Mobile internet is becoming increasingly important. More users access the internet on a mobile device than on desktop, which means website operators need to make sure their websites have great mobile usability. Find out 5 tips in this article for mobile conversion optimization to ensure success among mobile users.
No-one feels it as much as agencies do. The trend is moving further and further towards “mobile.” A landmark for mobile usage occured in 2016, when people using the internet on mobile devices finally overtook desktop users. That’s why mobile conversion optimization has never been so important.
Through my occupation, I get insight into a lot of analytics accounts. The percentage of mobile users ranges between 50 to 70%, but many companies complain about below-average conversion rates on their mobile websites.
If you’re nodding your head, this article is just right for you: here are 5 helpful approaches to mobile conversion optimization.
#1 – Reduce
What looks like a medium amount of content on desktop can mean astronomical page lengths on mobile devices. On smartphones, only a fraction of the page width is available for the website; lines are shorter, and items that are next to each other on desktop are underneath each other. This results in three aspects that aren’t great for usability:
1. The page can’t be skimmed over quickly. This means the user can’t get such a quick overview which makes it more difficult to decide whether they want to delve more intensively into the content.
2. The scroll bar on the right edge of the mobile browser is so small due to the large page, that it makes the document seem even bigger.
3. Texts look longer and therefore more complicated than they actually are.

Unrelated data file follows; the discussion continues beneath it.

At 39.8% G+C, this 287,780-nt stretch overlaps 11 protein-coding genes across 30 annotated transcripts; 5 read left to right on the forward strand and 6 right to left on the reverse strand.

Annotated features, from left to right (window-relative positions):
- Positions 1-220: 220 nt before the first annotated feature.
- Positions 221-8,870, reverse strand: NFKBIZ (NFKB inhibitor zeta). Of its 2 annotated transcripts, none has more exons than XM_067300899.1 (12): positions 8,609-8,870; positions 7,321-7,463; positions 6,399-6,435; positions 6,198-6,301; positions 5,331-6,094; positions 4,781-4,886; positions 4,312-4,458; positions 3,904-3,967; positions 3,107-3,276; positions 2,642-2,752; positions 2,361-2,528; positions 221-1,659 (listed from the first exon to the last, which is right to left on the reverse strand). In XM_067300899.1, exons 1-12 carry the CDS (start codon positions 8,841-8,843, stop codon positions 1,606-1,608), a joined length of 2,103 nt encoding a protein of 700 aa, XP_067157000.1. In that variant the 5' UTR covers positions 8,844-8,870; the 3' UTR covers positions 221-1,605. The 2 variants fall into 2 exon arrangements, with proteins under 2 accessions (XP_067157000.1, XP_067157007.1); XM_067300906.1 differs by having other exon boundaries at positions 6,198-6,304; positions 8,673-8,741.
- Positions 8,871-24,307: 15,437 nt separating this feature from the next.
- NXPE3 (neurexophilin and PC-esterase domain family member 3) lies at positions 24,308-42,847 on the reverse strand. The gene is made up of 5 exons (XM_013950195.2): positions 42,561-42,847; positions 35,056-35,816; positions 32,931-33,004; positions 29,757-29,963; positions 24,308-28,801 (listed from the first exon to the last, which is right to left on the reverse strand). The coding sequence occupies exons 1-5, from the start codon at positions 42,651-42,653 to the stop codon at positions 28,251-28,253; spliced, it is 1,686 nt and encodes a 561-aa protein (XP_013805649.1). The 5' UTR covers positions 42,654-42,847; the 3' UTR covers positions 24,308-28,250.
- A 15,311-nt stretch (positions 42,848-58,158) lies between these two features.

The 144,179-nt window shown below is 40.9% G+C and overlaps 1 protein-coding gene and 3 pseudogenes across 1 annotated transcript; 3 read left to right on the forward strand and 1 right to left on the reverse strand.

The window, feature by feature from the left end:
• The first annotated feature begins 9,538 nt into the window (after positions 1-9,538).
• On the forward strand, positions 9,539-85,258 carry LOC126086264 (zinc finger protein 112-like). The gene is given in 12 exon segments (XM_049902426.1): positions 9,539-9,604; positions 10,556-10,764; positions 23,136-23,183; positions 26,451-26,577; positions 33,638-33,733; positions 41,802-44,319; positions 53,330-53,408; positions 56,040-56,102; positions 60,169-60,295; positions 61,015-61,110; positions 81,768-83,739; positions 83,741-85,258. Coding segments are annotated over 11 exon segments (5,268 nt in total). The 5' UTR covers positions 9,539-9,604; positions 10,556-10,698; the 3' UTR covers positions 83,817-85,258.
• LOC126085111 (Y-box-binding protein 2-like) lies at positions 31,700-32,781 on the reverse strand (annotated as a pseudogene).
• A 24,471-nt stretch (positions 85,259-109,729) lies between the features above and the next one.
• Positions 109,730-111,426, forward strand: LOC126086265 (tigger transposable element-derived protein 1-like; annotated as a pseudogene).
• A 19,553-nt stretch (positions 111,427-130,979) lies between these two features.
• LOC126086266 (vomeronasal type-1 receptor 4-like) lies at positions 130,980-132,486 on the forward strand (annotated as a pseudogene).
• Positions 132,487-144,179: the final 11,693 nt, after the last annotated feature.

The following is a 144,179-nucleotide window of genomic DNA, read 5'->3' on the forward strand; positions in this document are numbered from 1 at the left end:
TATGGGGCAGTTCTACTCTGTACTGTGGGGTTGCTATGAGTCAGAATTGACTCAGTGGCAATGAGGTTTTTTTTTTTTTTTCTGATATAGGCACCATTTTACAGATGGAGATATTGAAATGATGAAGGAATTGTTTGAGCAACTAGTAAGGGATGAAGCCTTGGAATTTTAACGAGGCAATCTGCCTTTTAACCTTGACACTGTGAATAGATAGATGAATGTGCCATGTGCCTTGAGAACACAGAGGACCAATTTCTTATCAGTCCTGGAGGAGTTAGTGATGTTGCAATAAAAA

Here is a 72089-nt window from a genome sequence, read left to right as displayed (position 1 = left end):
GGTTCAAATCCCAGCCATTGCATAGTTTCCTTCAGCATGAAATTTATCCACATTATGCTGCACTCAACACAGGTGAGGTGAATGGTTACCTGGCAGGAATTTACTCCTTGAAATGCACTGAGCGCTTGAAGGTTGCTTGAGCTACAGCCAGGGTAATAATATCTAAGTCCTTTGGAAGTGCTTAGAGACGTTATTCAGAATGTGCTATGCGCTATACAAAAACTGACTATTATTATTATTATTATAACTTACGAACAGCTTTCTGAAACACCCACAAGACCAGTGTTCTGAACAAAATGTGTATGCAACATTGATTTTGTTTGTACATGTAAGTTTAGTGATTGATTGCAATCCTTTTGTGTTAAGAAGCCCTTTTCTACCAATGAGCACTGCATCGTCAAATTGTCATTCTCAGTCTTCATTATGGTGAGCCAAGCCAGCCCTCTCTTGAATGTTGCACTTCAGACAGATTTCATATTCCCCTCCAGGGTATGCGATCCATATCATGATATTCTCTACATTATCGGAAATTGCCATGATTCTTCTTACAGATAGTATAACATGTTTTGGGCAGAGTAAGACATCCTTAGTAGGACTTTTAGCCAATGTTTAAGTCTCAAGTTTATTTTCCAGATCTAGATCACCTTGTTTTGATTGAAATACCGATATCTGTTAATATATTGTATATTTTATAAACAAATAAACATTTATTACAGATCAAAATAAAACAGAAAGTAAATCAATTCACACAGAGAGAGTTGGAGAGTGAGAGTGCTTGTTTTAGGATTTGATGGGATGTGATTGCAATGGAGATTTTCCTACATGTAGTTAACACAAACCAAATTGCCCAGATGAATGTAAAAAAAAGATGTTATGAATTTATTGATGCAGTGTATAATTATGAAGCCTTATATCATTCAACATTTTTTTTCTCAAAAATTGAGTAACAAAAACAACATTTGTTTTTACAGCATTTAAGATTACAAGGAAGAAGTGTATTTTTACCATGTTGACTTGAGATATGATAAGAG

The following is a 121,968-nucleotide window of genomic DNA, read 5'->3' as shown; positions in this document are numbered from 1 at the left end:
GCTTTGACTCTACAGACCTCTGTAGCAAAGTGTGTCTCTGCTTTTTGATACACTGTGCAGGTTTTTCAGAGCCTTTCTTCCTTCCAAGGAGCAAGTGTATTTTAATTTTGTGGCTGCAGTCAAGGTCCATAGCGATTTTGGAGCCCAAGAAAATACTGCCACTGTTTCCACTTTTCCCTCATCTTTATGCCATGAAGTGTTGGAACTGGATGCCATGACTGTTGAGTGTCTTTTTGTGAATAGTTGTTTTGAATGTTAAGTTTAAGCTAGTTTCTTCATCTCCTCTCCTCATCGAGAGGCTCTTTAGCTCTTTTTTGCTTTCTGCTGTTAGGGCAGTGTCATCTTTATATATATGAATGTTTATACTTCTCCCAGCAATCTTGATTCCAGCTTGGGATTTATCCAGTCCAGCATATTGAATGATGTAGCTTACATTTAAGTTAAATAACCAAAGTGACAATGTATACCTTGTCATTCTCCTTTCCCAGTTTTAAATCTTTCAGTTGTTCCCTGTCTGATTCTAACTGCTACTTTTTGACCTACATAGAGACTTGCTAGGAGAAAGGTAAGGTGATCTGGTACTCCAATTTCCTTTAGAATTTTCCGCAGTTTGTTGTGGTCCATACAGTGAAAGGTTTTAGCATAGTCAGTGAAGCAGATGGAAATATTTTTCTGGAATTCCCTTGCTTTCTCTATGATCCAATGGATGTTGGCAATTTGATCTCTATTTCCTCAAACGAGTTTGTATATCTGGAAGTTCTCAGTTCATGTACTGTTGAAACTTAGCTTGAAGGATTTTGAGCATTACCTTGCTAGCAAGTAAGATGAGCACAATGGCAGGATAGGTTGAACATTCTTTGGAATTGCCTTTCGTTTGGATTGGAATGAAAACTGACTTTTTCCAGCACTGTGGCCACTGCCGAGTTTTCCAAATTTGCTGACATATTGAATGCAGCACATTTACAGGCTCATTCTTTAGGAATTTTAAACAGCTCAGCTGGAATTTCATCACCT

Best practice for your mobile conversion optimization: reduce the amount of content!
To put it in the words of Steve Krug (Don’t Make Me Think): “Get rid of half the words on each page, then get rid of half of what’s left.”
When cutting down on the amount of content you have, make sure that it doesn’t make your offer less clear, and don’t remove any vital information. Content should (always) be reduced to the minimum amount possible.
- Side note: “Best practices” don’t always work in every context. As a conversion optimizer, I have to answer many questions with “it depends”. As to the question whether text-rich websites work better or worse than websites with less texts: it depends on the nature of the offer, and the user’s stage of decision making. Will they be willing to deal with so much text at this particular phase or not? How to work this out? Testing, testing, testing.
#2 – Think “Multi Device”
The “mobile visitor” does not exist
When talking about website optimisation for mobile internet, people often forget that there is no mobile visitor. Your mobile visitor is your desktop visitor, just on their smartphone or tablet rather than on their desktop.
A study conducted by Google & nielsen indicated that as early as 2013, 77% of all mobile searches were done at home or at work – in other words, where a desktop computer is within reach.
Therefore, it makes little sense to pursue different “looks & feels” or even different marketing campaigns for mobile and desktop. Anyone who browses on their smartphone just to buy on desktop later on shouldn’t be confused by the different approaches to communication on different devices.